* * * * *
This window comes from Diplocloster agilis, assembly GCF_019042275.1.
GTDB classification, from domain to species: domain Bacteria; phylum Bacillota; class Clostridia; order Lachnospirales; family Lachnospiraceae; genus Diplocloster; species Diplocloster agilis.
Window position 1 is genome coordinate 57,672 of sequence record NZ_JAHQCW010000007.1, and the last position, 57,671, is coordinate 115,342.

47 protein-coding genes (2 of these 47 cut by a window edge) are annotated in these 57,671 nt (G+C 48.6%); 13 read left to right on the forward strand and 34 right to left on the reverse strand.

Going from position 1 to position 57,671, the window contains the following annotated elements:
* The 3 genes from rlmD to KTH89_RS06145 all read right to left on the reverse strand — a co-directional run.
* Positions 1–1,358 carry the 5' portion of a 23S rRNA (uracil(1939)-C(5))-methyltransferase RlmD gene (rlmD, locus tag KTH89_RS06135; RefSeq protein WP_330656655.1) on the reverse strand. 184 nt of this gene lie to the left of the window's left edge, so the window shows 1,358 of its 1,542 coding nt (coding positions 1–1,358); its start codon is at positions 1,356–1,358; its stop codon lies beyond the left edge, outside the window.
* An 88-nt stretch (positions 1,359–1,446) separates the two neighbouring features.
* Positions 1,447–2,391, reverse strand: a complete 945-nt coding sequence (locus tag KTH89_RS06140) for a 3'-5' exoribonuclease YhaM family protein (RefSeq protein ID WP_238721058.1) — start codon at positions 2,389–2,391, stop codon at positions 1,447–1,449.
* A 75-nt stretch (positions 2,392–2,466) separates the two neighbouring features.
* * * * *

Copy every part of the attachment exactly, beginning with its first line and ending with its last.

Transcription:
This window comes from Diplocloster agilis, assembly GCF_019042275.1.
GTDB classification, from domain to species: domain Bacteria; phylum Bacillota; class Clostridia; order Lachnospirales; family Lachnospiraceae; genus Diplocloster; species Diplocloster agilis.
Window position 1 is genome coordinate 57,672 of sequence record NZ_JAHQCW010000007.1, and the last position, 57,671, is coordinate 115,342.

47 protein-coding genes (2 of these 47 cut by a window edge) are annotated in these 57,671 nt (G+C 48.6%); 13 read left to right on the forward strand and 34 right to left on the reverse strand.

Going from position 1 to position 57,671, the window contains the following annotated elements:
* The 3 genes from rlmD to KTH89_RS06145 all read right to left on the reverse strand — a co-directional run.
* Positions 1–1,358 carry the 5' portion of a 23S rRNA (uracil(1939)-C(5))-methyltransferase RlmD gene (rlmD, locus tag KTH89_RS06135; RefSeq protein WP_330656655.1) on the reverse strand. 184 nt of this gene lie to the left of the window's left edge, so the window shows 1,358 of its 1,542 coding nt (coding positions 1–1,358); its start codon is at positions 1,356–1,358; its stop codon lies beyond the left edge, outside the window.
* An 88-nt stretch (positions 1,359–1,446) separates the two neighbouring features.
* Positions 1,447–2,391, reverse strand: a complete 945-nt coding sequence (locus tag KTH89_RS06140) for a 3'-5' exoribonuclease YhaM family protein (RefSeq protein ID WP_238721058.1) — start codon at positions 2,389–2,391, stop codon at positions 1,447–1,449.
* A 75-nt stretch (positions 2,392–2,466) separates the two neighbouring features.